In late January, House Budget Chairman Paul Ryan said defaulting on the debt
isn't viable. "Just refusing to vote for it, I don't think that's really a strategy," he said, noting that a failure to raise the ceiling could result in the nation defaulting on its debts to investors.
"Will the debt ceiling be raised? Does it have to be raised? Yes," he said at an event sponsored by economics21 and the Manhattan Institute at the National Press Club Thursday.
Late in January, House Speaker John Boehner told GOP TV's Chris Wallace that defaulting on the debt
would be a financial disaster not only for our country, but for the worldwide economy. Remember, the American people on Election Day said we want to cut spending and we want to create jobs. You can't create jobs if you default on the federal debt.
So naturally, Democrats held out against spending cuts, which would damage the economy. Apparently not:
The House's GOP leaders appear to be the big winners following passage Tuesday of legislation to temporarily fund the federal government for two weeks and cut $4 billion from current federal spending to boot.
That more than 100 Democrats joined Republicans in a whopping 335-91 vote for the stopgap spending bill was the kind of showing that would let Speaker John Boehner (R-OH) and House Majority Leader Eric Cantor (R-VA) boast of a major bipartisan success and neutralize any Democratic charges of partisanship.
Surely, at least President Obama, recalling the damage to the GOP brand when House Speaker Newt Gingrich forced a government shutdown in 1994, urged his Democratic colleagues to hold firm. Not so much:
White House Press Secretary Jay Carney said at Tuesday's briefing that the President and Speaker Boehner had a "productive and useful conversation" that day concerning their difference over the length of a stopgap CR.
"I see no reason and I don't believe we see any reason why we cannot engage as we have been... in this process going forward," Carney added. "We have made clear that we can accept, even over a relatively short period of time, $8 billion in cuts that we can agree on. I think that is a substantial number and demonstrates [the president's] commitment to the need to tighten our belts, as long as we protect essential functions of government, national security, and don't do anything that would hurt our ability to grow or create jobs."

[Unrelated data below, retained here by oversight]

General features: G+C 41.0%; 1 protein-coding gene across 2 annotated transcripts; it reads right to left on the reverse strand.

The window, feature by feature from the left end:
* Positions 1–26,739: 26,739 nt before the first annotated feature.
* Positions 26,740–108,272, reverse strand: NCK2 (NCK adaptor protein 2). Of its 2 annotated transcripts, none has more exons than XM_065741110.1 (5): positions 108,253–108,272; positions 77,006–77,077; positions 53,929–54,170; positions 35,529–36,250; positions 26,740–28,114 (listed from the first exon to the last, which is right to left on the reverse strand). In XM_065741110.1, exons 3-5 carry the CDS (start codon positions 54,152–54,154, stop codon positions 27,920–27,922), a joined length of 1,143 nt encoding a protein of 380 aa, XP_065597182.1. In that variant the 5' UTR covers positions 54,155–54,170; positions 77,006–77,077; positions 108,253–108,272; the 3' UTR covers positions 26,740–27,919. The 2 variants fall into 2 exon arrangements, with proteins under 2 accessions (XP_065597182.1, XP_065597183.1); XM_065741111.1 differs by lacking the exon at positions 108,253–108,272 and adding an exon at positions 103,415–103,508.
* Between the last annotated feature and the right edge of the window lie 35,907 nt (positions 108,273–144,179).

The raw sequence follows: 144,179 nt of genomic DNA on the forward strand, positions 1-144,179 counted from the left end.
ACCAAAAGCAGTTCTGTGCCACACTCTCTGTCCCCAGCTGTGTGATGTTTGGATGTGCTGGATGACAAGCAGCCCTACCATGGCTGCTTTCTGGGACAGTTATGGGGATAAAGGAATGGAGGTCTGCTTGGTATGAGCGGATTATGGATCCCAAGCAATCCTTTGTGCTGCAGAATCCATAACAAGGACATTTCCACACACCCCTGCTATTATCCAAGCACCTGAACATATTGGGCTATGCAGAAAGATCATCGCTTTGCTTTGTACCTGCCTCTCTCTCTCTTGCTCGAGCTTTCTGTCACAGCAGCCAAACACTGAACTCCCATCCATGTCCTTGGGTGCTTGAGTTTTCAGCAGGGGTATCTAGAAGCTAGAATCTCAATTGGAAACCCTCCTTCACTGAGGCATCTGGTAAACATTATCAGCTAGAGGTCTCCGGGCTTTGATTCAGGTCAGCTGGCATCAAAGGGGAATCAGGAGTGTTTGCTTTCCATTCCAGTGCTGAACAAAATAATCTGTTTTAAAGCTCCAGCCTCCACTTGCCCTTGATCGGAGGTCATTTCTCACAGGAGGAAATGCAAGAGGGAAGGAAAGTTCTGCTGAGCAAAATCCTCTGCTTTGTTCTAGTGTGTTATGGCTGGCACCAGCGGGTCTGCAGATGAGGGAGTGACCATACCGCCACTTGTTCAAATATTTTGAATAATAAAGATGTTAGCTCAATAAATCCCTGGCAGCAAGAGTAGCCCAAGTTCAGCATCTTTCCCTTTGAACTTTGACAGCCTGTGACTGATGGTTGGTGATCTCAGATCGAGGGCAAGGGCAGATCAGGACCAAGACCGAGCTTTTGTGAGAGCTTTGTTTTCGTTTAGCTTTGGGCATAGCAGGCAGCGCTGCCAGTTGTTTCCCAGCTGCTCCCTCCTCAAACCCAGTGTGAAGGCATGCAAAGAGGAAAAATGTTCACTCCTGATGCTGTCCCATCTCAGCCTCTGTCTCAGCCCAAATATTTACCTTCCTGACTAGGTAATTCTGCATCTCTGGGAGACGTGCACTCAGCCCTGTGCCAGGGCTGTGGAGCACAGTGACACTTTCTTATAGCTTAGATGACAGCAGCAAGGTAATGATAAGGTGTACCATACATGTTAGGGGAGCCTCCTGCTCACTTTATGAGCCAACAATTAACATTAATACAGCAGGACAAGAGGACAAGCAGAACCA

Fortunately, Senate Democrats are enraged about the cuts in the bill. The Hill reports
Sen. Barbara Mikulski (D-Md.) bashed Republican calls to cut the women, infants, children (WIC) health and nutrition program, according to a Democratic source familiar with the closed-door discussion. She distributed fliers to other Democratic senators that listed arguments against the GOP proposal. The WIC cuts are not in the stopgap measure approved by the House on Tuesday.
Sen. Barbara Boxer (D-Calif.) spoke out against cuts to Planned Parenthood and Sen. Dianne Feinstein (D-Calif.) argued against cuts to the Army Corps of Engineers that she said would stall crucial water projects in California and around the country, according to a Democratic source.
Finally, two Democrats willing to stand up to Republican attempts to cater to the tea parties and and to keep the economy mired in an economic slump. Maybe not:
“I don’t like this death by 1,000 cuts, but I also don’t want a government shutdown,” said Mikulski, a senior member of the Appropriations panel.
“These are huge cuts,” said Feinstein, chairwoman of the Appropriations subcommittee with jurisdiction over the Army Corps of Engineers and the Department of Energy.
“The Army Corps and bureau is cut by $554 million, so what I’ve wanted to do is add some back to it,” Feinstein said of the House GOP’s two-week spending measure.
But Feinstein conceded that she may vote for it anyway.
It's easy to sympathize with Mikulski, Feinstein, and the House Democrats who were uncomfortable with the measure when, as Frank James of NPR observes, "Republican leaders incorporated proposed spending cuts Obama had made in the two-week bill, making it easier to co-opt many of the House Democrats." Noting that Republicans have proposed $61 billion in spending cuts in the current fiscal year, due to end September 30, James remarks "there are likely to be more short-term spending bills. And House Republicans have just proved they can get closer to their goal incrementally. Four billion down, $57 billion to go." Majority Leader Reid expects the Senate to approve the two-week extension by the end of the week.
David Dayen likens the strategy of Senate liberals to the "Wait Till Next Year" cry of the old Brooklyn Dodgers. Digby may not be entirely jesting when she suggests
I have heard that one of the big Democratic ideas is to just keep issuing continuing resolutions up until the 2012 election. If this is going to be the way they do it, the Republicans must be thrilled. By then, they will have dismantled everything but faith based programs, the border patrol and the Pentagon.
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